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How Stress Can Trigger Eczema and How to Avoid a Flare-Up
It’s been a hectic week at work, and you’ve noticed that your eczema outbreak is worse than ever. Your skin is dry and itchy, with rashes and rawness, and maybe some oozing bumps and skin crusting. If you presumed that the stress of your job and life and everything in between had triggered this eczema flare-up, you would be absolutely right!
Stress is a proven and common trigger for eczema flare-ups. Before you get more stressed reading this, let us assure you that this article will provide a detailed explanation of stress-induced eczema and the many ways to keep it under control. This way you can understand how to take care of your body, manage your stress and keep eczema flare-ups under control.
There is scientific evidence to prove that stress acts through multiple different mechanisms, affecting the way our body works. It affects everything from the time taken to heal from an illness, wound, or surgery, the functioning of our immune systems, and specifically in terms of eczema – the maintenance of our skin barrier.
When you are stressed, the body automatically goes into adrenaline i.e., flight or fight mode. This triggers the activation of three glands namely, the adrenal gland, pituitary gland, and hypothalamus which in turn provoke hormone production (these three together are called the HPA axis).
During this phase, endorphin levels are reduced, whereas the hormone cortisol is produced in response to this heightened nervous tension. Cortisol hormones generated in response to any recurring psychological stress about work, school, and family, can start accumulating in your body.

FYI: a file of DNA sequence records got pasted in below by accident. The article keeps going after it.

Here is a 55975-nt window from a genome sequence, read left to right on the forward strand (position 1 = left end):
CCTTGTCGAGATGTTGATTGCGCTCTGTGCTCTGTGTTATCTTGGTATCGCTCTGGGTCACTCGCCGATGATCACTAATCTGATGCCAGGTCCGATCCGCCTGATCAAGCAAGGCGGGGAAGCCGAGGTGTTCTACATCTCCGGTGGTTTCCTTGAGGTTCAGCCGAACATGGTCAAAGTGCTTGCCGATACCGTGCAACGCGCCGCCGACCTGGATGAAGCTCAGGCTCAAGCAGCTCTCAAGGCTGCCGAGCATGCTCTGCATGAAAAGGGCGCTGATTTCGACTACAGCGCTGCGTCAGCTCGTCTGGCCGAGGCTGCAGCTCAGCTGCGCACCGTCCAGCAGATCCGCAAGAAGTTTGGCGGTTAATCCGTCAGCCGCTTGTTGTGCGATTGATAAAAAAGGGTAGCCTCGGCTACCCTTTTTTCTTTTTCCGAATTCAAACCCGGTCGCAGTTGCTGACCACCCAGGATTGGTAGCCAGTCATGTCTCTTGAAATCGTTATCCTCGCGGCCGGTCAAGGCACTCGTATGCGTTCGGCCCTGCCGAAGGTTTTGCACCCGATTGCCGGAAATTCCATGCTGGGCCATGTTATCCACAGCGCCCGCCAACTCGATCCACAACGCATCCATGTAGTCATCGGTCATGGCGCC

As higher amounts are generated as a consequence of chronic stress, somatic responses i.e., physiological responses like abnormal oiliness which in turn trigger eczema outbreaks.
Cortisol is the hormone that regulates the immune system- its excess production causes an imbalance, which in turn triggers increased cell signaling for inflammation and increased immunoglobulin E (IgE) antibody production which triggers allergic reactions.
Furthermore, excess cortisol disrupts the function of sensory nerves which in turn produce molecules that impair the skin barrier making outbreaks more likely. The white blood cells called mast cells also rise in number when cortisol is produced, generating histamine – the hormone responsible for allergy symptoms like itching, rashes, dryness, and redness.
If the stress continues it can exacerbate the severity of eczema outbreaks and also prolong the time taken for it to heal. The biggest problem with eczema is this stress-eczema cycle wherein the longer eczema lasts and the greater the severity, the greater stress you are under.
Eczema itself is stress-inducing with about 14% of people in the United States who suffer from eczema developing depression and 12% developing anxiety.
Psychological stressors like depression and anxiety make eczema worse; one of the somatic expressions of anxiety is eczema. Extended periods of healing skin damage, the stigma associated with skin disease, and poor sleep due to the itching sensation can all contribute to heightened stress/anxiety.